It is good to be generous. However, there are just some things that you can’t and should not share – like your husband, for example. So, what should you do when you find out that you’re actually “sharing” your man with another woman?
Infidelity is something that every woman fears. When your husband fails to uphold your marital vows, it is painful not only to you, but also to your children. Once your man cheats on you, it will be hard to trust him again. Trust and love are vital in a marriage, and without trust, love may not survive. Due to infidelity, some women, upon discovering their partners’ unfaithfulness, have even killed out of passion. But before you resort to something very cruel, take a deep breath first. Think about yourself and your children. Instead of doing something that could land you in prison, why not take legal action?
Alienation of Affection Suits
A scorned woman can sue the mistress of her spouse. A husband can also do the same if he finds out that his wife is cheating on him. The charge is “alienation of affection.” The “other man” or “other woman” can be sued for taking away a wife’s or a husband’s love and affection from the innocent party, which is known as an act of interference done “willfully and maliciously” by the adulterous party. So, someone who interferes in another person’s marriage can be sued. However, such lawsuits are only allowed in seven states, which are: Utah, South Dakota, Hawaii, Illinois, Mississippi, North Carolina, and New Mexico. This lawsuit was removed in all the other states because this is considered as a “revenge” law which does not help marriages or families. But if you still want to pursue it, you can. If you do not live in any of the seven states mentioned earlier, you can still take legal action against the adulterous party if the following circumstances are met:
– The mistress or lover lives in one of the seven mentioned states.
– Acts of infidelity have occurred in one of these seven states.
What to Prove
Before going ahead with the lawsuit, make sure that you have factual data or evidence. Such as the following:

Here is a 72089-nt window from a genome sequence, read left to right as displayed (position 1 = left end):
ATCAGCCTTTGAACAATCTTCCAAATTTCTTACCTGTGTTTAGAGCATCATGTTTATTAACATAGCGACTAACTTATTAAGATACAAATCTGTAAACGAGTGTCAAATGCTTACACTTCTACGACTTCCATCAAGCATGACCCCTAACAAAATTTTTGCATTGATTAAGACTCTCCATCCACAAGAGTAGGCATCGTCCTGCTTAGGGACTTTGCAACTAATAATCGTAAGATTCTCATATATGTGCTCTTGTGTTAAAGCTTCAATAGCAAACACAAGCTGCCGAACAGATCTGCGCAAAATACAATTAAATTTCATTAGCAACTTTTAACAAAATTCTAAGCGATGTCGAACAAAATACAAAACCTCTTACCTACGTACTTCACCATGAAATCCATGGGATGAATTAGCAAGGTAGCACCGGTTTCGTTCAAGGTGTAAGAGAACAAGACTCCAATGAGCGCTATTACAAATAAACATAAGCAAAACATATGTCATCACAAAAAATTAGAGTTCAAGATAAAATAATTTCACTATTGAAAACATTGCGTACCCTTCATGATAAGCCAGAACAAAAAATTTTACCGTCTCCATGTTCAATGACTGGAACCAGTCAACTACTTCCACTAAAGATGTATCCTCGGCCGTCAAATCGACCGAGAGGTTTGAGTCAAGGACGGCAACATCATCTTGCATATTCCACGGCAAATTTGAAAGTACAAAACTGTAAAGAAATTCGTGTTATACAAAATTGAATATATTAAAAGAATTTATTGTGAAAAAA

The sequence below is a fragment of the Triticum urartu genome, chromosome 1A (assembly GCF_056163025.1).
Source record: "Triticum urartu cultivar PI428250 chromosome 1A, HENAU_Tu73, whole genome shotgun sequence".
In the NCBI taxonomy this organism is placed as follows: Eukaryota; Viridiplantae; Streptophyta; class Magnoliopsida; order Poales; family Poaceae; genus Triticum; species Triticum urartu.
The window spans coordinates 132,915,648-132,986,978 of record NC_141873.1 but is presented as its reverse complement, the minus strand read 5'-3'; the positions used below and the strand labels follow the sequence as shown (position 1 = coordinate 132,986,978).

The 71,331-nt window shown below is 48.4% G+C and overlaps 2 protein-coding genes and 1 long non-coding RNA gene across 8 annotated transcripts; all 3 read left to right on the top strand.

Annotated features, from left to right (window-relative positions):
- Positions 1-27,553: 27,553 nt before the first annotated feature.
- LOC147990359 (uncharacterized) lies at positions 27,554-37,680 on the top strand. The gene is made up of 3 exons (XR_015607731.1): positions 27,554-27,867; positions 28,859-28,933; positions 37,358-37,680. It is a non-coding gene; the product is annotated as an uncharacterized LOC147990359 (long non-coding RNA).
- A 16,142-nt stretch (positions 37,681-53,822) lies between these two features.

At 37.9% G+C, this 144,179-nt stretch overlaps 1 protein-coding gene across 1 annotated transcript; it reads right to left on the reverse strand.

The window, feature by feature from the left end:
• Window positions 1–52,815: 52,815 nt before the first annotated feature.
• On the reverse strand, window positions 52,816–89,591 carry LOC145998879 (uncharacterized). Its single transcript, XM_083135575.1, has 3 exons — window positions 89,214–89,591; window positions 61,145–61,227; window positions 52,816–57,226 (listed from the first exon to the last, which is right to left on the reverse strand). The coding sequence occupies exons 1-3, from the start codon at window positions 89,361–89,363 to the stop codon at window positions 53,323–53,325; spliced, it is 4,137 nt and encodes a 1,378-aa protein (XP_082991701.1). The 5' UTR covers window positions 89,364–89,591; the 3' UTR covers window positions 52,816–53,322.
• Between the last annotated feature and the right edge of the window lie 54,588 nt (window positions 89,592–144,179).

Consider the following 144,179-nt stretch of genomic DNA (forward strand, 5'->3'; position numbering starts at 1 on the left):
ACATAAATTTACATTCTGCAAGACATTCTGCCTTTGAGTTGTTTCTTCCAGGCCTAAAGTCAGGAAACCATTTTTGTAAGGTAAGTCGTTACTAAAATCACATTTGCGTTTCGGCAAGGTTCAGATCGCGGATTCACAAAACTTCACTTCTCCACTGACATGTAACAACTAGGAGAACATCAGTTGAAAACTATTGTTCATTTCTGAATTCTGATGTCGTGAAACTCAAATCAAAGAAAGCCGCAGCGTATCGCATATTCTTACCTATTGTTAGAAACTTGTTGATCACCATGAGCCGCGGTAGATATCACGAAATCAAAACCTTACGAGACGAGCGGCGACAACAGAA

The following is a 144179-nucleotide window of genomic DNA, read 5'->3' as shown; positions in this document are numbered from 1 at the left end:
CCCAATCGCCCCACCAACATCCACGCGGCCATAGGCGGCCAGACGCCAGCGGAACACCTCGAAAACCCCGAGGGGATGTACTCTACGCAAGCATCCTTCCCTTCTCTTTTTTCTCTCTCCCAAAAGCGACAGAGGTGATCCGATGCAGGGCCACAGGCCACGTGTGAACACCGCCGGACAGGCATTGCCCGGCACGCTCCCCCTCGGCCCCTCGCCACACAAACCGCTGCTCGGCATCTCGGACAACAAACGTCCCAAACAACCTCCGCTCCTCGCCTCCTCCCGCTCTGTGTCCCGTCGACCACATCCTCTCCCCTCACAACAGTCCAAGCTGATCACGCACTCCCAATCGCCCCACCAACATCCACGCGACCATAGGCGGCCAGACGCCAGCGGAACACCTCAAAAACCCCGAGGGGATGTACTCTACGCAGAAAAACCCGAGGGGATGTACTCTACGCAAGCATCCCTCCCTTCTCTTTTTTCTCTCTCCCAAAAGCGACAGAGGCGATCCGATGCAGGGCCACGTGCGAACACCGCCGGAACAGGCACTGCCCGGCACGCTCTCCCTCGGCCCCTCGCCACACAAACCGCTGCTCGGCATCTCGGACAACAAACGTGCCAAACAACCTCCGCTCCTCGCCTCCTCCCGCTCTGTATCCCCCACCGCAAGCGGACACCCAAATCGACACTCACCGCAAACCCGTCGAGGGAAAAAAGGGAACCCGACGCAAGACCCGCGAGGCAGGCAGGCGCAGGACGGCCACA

– Information about the “other man” or “other woman” (i.e. name, address, work or office address)
– Proof of the adulterous relationship (photographs, emails, phone call records, text messages, etc.)
– Proof of “opportunity” and “inclination”
This pertains to how a spouse has had the opportunity to have sexual relations with another in other locations. For instance, does the husband spend time at his secretary’s apartment after office hours? Does the husband go “out of town” with the “other woman” frequently? In case of the wife, does the wife spend hours with her supposedly lover in other places, like a hotel, apartment, or maybe a beach house? Does the alleged lover visit the wife at her house frequently while the husband is out?
These are just a few questions that need to be answered. Ruling will generally depend on how a judge interprets certain situations. It is, thus, quite a subjective decision based on what a judge perceives as “opportunity.”
When it comes to “inclination”, there must be proof that the parties accused were inclined to have sexual relations. Examples include the following: photographs of the couple kissing, holding hands, or hugging in public; pictures of the two on vacation together; or emails, cards and other letters, including pornographic material, that were exchanged between the two.
About author: Claire Brown is an experienced writer who regularly blogs for Bail Bonds West Hollywood. She specializes in topics related to marital issues and personal injury.